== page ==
Around mid afternoon we decided to head down the Bruce for our final run, and the snow was nice and soft right from the top.  The only notable coverage issues were in the usual spots – those steeper pitches with southern exposure.  Those areas had opened up a bit since last week, but the differences in the skiing are fairly marginal; you’ve just got to navigate those areas cautiously.  As expected, the lowest elevations in the Nordic areas in the 1,500’ – 1,000’ range had perfect coverage.  The only potential break in the snow cover down there is the last hundred yards or so where you use the road the leads to the Bruce House.  The road has been plowed, but you can ski on the snow banks along the edge of the road and they’ll take you right out to Route 108 as usual.  The whole trip down the Bruce was extremely quiet today – we didn’t see a single soul on the Bruce itself, and we only saw one family touring on the trails of the Stowe Mountain Resort Cross Country Ski Center.  Perhaps the holiday kept the numbers of visitors down relative to a typical Sunday, but the resort looked pretty busy overall.  I didn’t track today’s travels by GPS, but for a representative GPS/Google Earth map or elevation profile plot of the general route of the Bruce Trail, refer to my Bruce Trail trip report from January 21st.

An image of Jay, Ty, and Dylan giving each other a "high five" near the Matterhorn in Stowe, Vermont after finishing off a run of the Bruce backcountry ski trail
Dad, Ty, and Dylan celebrate finishing off another fun trip down the Bruce.

It was fun to get E’s impressions of the trail since this was her first trip down the Bruce.  She found, and I entirely agree, that on today’s outing the combination of the relatively narrow nature of the trail, the areas where the formation of moguls tended to dictate specific locations for turns, and the concave sculpting of the snow due to skier traffic, all come together to create quite a challenging ascent on Telemark gear.  I noticed those aspects as well, and indeed in this case what is really pretty standard intermediate or advanced fare on alpine equipment, is much more technically demanding on Teles… or at least it is if you’re trying to make Telemark turns.  Trying to navigate those concave edges while snaking down a narrow line (and even feeling narrower in a Telemark stance) among moguls on terrain with decent pitch will certainly push your skills.  Fortunately one can use alpine turns as a fall back, and those are certainly a lot of fun too, but of course trying to be strict with those Tele turns keeps the bar up.  Even with the great spring snow, E favored alpine turns heavily in the steep, upper sections of the trail, but there were plenty of areas where her Telemark turns would flow.  I threw in good doses of alpine turns myself in spots, because sometimes it’s just too hard to plot a solution with Tele turns through certain areas.  But, every run gets more turns under your belt.  Dylan threw in a few Telemark turns here and there, but he already knew going in that he was going to mostly alpine and just enjoy the ride in that fashion.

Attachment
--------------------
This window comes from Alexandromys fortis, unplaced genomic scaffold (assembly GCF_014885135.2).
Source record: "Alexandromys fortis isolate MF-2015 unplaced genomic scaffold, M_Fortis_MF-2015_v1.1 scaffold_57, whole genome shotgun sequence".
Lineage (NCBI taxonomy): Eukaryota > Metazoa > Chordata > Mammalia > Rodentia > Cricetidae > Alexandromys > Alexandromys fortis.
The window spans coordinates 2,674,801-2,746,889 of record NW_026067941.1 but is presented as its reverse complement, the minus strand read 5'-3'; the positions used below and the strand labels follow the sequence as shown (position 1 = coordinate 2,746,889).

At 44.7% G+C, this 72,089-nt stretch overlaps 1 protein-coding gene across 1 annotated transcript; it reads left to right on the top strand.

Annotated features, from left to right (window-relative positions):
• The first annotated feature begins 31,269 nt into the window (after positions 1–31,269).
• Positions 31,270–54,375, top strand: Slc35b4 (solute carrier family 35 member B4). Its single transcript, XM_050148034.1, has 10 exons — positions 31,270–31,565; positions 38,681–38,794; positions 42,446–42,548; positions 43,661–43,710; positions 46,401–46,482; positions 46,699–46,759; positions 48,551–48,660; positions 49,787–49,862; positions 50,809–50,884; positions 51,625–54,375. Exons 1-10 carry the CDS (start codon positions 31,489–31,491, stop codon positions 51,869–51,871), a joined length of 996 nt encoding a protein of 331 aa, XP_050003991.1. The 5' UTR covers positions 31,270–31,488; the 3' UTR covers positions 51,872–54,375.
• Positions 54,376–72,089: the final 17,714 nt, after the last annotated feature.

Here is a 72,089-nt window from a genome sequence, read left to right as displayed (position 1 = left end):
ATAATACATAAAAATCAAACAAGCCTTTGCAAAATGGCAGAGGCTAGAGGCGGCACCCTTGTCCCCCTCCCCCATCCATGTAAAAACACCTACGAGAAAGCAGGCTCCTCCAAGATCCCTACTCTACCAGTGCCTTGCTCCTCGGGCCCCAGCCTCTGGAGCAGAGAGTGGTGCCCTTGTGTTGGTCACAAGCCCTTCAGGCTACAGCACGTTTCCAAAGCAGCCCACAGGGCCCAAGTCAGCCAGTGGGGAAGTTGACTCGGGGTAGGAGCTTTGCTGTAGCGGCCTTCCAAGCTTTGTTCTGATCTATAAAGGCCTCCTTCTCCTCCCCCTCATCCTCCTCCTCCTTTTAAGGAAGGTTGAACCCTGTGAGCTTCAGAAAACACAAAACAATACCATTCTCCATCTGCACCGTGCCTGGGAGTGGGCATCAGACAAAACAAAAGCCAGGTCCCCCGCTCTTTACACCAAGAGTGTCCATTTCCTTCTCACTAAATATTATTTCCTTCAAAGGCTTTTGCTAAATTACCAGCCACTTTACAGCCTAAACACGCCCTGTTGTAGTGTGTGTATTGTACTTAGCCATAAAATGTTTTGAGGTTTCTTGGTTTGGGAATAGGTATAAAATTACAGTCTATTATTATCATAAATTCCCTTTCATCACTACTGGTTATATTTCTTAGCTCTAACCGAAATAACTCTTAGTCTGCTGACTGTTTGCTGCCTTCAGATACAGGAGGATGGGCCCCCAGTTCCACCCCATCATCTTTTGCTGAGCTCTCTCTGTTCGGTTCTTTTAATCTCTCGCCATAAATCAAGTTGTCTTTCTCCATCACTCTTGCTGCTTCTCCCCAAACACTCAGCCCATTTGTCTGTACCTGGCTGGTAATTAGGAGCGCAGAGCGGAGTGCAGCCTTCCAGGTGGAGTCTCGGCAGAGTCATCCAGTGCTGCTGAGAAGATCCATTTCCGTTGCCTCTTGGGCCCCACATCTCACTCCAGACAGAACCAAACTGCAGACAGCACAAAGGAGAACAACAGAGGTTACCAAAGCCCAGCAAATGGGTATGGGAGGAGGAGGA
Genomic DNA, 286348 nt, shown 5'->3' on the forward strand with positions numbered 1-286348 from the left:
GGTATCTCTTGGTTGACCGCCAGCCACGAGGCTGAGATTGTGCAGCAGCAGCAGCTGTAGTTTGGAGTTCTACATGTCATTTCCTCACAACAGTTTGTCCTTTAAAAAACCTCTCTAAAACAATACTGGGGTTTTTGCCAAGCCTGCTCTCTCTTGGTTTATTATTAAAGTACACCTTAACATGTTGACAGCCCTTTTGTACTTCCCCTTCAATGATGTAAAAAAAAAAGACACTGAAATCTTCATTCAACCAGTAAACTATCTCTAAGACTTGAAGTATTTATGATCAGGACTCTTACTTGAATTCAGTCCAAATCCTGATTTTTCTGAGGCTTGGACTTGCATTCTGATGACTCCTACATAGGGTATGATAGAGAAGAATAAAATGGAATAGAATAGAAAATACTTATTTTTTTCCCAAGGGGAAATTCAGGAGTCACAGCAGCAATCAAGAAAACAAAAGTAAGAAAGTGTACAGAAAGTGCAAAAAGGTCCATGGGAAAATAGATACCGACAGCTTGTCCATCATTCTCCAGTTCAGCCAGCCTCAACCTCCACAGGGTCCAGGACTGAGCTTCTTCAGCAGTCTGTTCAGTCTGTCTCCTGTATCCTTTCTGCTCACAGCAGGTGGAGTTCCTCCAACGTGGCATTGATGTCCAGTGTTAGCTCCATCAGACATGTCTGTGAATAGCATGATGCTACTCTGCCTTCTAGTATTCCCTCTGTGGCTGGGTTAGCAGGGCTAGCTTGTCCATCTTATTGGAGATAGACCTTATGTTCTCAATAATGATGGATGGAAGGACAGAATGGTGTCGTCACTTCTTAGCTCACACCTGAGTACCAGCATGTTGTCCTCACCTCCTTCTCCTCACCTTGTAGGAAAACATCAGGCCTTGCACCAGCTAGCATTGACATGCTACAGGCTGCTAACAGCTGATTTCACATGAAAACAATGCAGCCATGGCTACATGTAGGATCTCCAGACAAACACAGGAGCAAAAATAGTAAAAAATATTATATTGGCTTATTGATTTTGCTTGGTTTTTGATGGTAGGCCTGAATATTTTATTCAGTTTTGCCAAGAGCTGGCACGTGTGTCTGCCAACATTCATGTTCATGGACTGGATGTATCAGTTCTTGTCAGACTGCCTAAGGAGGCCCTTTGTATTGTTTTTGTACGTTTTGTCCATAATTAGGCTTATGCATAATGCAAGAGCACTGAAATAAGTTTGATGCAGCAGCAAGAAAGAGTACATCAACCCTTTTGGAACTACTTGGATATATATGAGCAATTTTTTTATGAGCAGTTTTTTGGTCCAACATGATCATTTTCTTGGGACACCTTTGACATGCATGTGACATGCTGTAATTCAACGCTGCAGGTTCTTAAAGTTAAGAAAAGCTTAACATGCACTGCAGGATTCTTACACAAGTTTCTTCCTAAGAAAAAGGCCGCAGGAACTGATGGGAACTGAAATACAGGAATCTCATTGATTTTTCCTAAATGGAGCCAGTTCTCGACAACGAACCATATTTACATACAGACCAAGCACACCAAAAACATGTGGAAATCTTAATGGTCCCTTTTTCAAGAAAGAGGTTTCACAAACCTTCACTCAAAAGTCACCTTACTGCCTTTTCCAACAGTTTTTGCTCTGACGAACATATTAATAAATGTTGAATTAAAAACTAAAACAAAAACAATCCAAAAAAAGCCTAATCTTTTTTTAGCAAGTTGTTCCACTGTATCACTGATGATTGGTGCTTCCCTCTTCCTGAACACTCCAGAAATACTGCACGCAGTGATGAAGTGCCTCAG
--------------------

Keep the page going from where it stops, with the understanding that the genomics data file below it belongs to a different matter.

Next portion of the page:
TAn image of the sign on the side of the Matterhorn bar and restaurant in Stowe, Vermonthe final part of today’s outing was an early dinner at The Matterhorn.  I’ve actually never eaten at The Matterhorn, since I’ve thought of it generally as an après ski bar.  As it turns out though, they’re a restaurant as well, and to my amazement, they’re pretty well known for their sushi.  I tried for a visit to get some sushi back on Bruce Trail trip on January 21st, but the sushi bar is closed on Mondays, so I decided to wait until my next visit.  Well, today was that day, and I’ve got to say that indeed the sushi was quite good.  I went with a Salmon Maki Roll and one of their specialty rolls, the Crab Rangoon Roll, and both were great.  E and the boys didn’t get sushi, but everything we had was good.  Sitting out back by the river is also a nice perk – there was a feel of early spring watching the water roll by amidst the snow.

An image from a table along the Ranch Brook at the Matterhorn Restaurant in Stowe, Vermont
Riverside at the Matterhorn this afternoon

Based on forecast for the coming week, I’d say the Bruce will probably still be good to go next weekend as well, so keep it in mind if you’re looking for something to do as we move on to April skiing in the Northern Greens.